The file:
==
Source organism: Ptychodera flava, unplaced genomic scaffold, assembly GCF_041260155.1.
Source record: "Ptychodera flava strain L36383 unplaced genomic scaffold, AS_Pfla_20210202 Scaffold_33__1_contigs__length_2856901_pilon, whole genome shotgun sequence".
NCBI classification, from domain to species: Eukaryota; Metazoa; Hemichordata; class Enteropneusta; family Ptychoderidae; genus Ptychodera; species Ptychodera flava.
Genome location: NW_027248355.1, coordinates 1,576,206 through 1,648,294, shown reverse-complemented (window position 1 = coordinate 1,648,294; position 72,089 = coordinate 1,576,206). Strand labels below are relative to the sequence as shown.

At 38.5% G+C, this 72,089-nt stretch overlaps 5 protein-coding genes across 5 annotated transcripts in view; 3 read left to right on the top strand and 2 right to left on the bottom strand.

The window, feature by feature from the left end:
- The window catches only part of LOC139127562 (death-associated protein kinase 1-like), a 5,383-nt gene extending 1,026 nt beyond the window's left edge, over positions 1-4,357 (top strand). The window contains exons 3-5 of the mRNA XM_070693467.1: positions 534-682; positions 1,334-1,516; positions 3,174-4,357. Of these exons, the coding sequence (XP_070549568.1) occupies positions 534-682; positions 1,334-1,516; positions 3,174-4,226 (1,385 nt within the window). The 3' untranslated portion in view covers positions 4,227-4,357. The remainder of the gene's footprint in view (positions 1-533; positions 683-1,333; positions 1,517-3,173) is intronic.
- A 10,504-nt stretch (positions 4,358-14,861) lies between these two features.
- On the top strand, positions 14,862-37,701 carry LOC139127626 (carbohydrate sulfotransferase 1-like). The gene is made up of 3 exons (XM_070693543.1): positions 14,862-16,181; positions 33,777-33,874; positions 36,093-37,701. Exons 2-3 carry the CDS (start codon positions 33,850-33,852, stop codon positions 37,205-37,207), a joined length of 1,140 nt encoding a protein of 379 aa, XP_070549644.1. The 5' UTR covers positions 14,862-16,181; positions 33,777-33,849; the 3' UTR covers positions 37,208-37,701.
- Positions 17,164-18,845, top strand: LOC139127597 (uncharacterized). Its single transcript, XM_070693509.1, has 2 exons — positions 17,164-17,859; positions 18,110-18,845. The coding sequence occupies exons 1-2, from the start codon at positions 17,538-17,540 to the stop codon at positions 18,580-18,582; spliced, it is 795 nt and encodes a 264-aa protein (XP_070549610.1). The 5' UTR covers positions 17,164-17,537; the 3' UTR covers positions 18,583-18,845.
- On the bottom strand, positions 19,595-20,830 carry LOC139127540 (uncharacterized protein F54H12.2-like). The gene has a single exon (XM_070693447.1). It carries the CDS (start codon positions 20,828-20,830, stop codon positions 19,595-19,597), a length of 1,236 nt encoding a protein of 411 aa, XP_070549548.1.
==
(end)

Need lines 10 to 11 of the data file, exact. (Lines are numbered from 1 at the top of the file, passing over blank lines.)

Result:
- Positions 17,164-18,845, top strand: LOC139127597 (uncharacterized). Its single transcript, XM_070693509.1, has 2 exons — positions 17,164-17,859; positions 18,110-18,845. The coding sequence occupies exons 1-2, from the start codon at positions 17,538-17,540 to the stop codon at positions 18,580-18,582; spliced, it is 795 nt and encodes a 264-aa protein (XP_070549610.1). The 5' UTR covers positions 17,164-17,537; the 3' UTR covers positions 18,583-18,845.
- On the bottom strand, positions 19,595-20,830 carry LOC139127540 (uncharacterized protein F54H12.2-like). The gene has a single exon (XM_070693447.1). It carries the CDS (start codon positions 20,828-20,830, stop codon positions 19,595-19,597), a length of 1,236 nt encoding a protein of 411 aa, XP_070549548.1.